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Writing a Literature Review

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Phase 3: Recording Information

Tips on writing a literature review (in any subject).

Recording the Info.

We all have different ways of recording information etc.:

  • Cards with notes.
  • Photocopied articles with text highlighted with notes.
  • Laptops, PDAs, etc.

RefWorks
Many find the Web-based RefWorks tool useful. RefWorks allows one to create collections of citations by easily importing references from online databases.

These references can then be inserted into papers and RefWorks will automatically format the bibliography in many styles including APA and MLA.

See the RefWorks Getting Started guide.

Citation Software

 

 

Zotero [zoh-TAIR-oh] is a free Firefox, Chrome, & Safari extension that helps you collect, manage, and cite your research sources. It lives within your web browser. Zotero allows you to automatically import references and full text documents from online catalogs (e.g. Holmes, WorldCat) and databases (e.g. JSTOR, America: History & Life), as well as open websites like Amazon, newspaper sites, blogs, even Flickr and YouTube. You can then easily create automatically formatted bibliographies and in-text citations from your library of references. Zotero is a production of the Center for History & New Media and George Mason University.

Download ZoteroMore about Zotero

 

Taking Notes, etc.

Some Tips on Recording the Information Found, on Taking Notes etc.:

  • It is sometimes sufficient to browse the text quickly. The introduction or conclusion often give a gist of the thesis and main points. Still, often a researcher must read much or all of a work, especially if it is of an authoritative or technical nature.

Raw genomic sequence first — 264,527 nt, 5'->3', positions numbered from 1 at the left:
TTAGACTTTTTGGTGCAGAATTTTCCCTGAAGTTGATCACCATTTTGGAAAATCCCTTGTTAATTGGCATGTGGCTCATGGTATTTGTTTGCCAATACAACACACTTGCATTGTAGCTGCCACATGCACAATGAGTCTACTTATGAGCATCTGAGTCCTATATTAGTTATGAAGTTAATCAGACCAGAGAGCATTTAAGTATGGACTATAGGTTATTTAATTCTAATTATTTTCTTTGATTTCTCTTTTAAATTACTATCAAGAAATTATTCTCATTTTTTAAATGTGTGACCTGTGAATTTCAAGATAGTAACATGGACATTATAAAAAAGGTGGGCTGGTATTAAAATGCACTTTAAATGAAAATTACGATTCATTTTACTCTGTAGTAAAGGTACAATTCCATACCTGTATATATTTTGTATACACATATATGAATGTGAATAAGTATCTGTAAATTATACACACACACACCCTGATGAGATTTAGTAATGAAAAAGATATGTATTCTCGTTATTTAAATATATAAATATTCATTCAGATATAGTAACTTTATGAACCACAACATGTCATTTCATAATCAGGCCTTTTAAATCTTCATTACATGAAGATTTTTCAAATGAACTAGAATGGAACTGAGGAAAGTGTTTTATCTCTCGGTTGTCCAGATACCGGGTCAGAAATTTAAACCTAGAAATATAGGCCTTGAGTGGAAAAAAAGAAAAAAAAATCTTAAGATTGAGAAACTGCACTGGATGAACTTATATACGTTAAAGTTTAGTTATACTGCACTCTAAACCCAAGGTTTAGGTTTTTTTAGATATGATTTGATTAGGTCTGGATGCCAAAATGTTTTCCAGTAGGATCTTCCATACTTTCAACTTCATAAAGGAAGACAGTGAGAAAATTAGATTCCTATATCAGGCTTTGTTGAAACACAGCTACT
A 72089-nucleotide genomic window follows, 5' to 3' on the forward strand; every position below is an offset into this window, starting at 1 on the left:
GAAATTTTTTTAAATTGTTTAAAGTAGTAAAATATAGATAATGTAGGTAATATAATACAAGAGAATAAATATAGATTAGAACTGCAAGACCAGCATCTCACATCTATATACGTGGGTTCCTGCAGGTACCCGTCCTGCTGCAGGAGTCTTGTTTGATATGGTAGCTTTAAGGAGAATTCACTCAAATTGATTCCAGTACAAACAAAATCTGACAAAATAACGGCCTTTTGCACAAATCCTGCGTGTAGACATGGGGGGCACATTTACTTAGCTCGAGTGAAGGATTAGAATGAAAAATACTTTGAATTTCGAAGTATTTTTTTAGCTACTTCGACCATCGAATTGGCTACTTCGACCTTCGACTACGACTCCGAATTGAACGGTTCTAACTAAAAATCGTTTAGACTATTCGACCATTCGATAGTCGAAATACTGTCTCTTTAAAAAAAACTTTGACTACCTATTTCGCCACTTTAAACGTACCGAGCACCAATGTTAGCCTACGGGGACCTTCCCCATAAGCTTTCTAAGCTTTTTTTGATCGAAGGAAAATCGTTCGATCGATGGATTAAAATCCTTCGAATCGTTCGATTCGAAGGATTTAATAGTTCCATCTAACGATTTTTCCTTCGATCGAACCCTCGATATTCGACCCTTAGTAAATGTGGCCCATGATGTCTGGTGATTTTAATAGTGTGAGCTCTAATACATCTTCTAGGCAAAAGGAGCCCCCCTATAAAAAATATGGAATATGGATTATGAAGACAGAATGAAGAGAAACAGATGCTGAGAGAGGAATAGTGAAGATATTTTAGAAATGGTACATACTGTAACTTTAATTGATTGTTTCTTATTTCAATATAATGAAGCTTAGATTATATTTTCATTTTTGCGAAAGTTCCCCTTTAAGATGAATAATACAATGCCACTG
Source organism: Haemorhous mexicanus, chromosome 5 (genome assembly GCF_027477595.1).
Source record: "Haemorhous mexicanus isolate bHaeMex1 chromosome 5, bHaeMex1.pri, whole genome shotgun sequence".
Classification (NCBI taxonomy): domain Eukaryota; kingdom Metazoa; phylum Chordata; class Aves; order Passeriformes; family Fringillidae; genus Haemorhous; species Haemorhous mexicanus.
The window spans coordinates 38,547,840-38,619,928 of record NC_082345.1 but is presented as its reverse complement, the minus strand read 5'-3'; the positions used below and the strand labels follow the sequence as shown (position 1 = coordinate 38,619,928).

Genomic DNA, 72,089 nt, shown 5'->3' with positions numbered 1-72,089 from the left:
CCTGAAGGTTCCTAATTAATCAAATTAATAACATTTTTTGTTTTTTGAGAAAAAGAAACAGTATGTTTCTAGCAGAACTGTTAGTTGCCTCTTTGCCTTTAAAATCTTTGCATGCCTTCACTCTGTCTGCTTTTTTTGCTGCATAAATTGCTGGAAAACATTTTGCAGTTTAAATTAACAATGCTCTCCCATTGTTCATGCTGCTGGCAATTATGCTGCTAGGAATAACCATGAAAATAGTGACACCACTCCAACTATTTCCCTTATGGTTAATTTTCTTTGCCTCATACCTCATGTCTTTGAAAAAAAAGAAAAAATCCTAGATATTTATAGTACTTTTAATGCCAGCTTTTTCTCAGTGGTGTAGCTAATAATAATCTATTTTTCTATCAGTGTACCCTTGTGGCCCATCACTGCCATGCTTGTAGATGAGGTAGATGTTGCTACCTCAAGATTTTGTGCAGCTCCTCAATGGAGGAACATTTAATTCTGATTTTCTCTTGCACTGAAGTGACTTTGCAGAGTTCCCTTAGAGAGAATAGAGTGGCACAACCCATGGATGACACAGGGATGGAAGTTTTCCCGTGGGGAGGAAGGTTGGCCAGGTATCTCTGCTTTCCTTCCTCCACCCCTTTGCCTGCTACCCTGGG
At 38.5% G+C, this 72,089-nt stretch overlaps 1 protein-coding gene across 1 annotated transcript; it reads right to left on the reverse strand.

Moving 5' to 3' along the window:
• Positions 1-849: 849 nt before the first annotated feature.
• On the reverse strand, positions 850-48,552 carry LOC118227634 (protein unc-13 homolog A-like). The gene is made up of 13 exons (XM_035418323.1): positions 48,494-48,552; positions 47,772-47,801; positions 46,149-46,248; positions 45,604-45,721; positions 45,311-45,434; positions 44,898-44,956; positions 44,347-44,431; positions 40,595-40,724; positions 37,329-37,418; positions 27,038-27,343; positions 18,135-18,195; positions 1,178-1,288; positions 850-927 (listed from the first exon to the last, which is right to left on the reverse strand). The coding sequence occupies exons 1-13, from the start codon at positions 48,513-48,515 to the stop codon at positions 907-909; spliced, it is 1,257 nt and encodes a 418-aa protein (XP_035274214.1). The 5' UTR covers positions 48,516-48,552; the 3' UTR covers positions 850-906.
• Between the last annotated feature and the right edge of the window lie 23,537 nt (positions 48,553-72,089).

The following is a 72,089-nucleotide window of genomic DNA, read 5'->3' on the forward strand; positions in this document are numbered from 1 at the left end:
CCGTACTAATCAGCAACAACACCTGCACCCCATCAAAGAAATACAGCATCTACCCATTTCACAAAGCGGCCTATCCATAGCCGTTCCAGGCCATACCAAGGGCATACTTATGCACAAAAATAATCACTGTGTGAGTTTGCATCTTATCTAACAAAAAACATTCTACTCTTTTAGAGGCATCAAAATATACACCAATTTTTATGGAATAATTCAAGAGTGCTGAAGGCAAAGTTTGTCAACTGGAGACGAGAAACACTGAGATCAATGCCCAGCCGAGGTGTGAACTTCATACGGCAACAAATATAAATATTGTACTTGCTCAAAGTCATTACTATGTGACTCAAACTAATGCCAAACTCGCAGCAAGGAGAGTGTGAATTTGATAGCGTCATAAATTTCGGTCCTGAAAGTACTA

• Begin with most recent studies and work backwards. A recent article’s list of references or bibliography might provide you with valuable works to consult.
  • If the report/article has an abstract, read it first.
  • Don’t trust your memory. Record all research. You'll never remember who said what if you neglect to take adequate notes!
  • Write down the complete citation for each work. Don't forget the page nos. for later use in the notes and bibliography. For Internet citations, note the URL.
  • Avoid "grandfather" citations. Return to original source.
  • Write all direct quotations precisely, word-for-word. Use quotation marks. Failure to put a direct text in quotes (or to credit the author) sets the stage for plagiarism.
  • Avoid copying too many direct quotations. Most of the review should be primarily in your own words with appropriate documentation of others’ ideas.
  • Do not stress just a single source or two. It is usually important in a literature review to provide evidence you consulted and used a wide range of resources.
  • For a contentious topic, present the opposing positions. Be objective. Do not overemphasize one side.